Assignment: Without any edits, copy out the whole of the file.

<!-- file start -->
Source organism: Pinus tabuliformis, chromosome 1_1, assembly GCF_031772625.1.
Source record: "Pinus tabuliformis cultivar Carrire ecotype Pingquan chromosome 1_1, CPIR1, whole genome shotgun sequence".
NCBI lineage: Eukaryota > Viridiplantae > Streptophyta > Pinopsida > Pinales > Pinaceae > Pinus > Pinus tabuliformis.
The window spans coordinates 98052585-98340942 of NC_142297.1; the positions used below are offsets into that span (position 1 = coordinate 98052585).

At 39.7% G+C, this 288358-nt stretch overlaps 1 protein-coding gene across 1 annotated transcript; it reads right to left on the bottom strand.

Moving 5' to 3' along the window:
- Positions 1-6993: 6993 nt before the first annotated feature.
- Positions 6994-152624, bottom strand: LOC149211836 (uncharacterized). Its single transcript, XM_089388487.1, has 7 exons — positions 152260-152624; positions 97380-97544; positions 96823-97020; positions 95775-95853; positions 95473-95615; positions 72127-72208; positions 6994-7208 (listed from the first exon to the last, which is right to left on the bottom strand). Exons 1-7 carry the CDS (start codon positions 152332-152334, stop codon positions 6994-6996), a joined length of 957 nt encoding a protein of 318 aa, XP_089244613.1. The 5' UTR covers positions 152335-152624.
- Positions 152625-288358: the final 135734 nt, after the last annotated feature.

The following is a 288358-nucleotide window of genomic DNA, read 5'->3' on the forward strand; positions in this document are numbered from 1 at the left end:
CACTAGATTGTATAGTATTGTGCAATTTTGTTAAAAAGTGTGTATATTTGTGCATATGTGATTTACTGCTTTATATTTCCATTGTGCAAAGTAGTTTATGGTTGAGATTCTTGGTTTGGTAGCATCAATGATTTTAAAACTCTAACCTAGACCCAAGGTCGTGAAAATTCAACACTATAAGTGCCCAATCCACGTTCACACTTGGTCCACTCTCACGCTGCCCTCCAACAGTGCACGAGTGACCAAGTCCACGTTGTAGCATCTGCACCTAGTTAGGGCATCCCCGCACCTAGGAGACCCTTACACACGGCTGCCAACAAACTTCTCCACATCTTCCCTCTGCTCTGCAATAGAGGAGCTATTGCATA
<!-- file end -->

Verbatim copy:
Source organism: Pinus tabuliformis, chromosome 1_1, assembly GCF_031772625.1.
Source record: "Pinus tabuliformis cultivar Carrire ecotype Pingquan chromosome 1_1, CPIR1, whole genome shotgun sequence".
NCBI lineage: Eukaryota > Viridiplantae > Streptophyta > Pinopsida > Pinales > Pinaceae > Pinus > Pinus tabuliformis.
The window spans coordinates 98052585-98340942 of NC_142297.1; the positions used below are offsets into that span (position 1 = coordinate 98052585).

At 39.7% G+C, this 288358-nt stretch overlaps 1 protein-coding gene across 1 annotated transcript; it reads right to left on the bottom strand.

Moving 5' to 3' along the window:
- Positions 1-6993: 6993 nt before the first annotated feature.
- Positions 6994-152624, bottom strand: LOC149211836 (uncharacterized). Its single transcript, XM_089388487.1, has 7 exons — positions 152260-152624; positions 97380-97544; positions 96823-97020; positions 95775-95853; positions 95473-95615; positions 72127-72208; positions 6994-7208 (listed from the first exon to the last, which is right to left on the bottom strand). Exons 1-7 carry the CDS (start codon positions 152332-152334, stop codon positions 6994-6996), a joined length of 957 nt encoding a protein of 318 aa, XP_089244613.1. The 5' UTR covers positions 152335-152624.
- Positions 152625-288358: the final 135734 nt, after the last annotated feature.

The following is a 288358-nucleotide window of genomic DNA, read 5'->3' on the forward strand; positions in this document are numbered from 1 at the left end:
CACTAGATTGTATAGTATTGTGCAATTTTGTTAAAAAGTGTGTATATTTGTGCATATGTGATTTACTGCTTTATATTTCCATTGTGCAAAGTAGTTTATGGTTGAGATTCTTGGTTTGGTAGCATCAATGATTTTAAAACTCTAACCTAGACCCAAGGTCGTGAAAATTCAACACTATAAGTGCCCAATCCACGTTCACACTTGGTCCACTCTCACGCTGCCCTCCAACAGTGCACGAGTGACCAAGTCCACGTTGTAGCATCTGCACCTAGTTAGGGCATCCCCGCACCTAGGAGACCCTTACACACGGCTGCCAACAAACTTCTCCACATCTTCCCTCTGCTCTGCAATAGAGGAGCTATTGCATA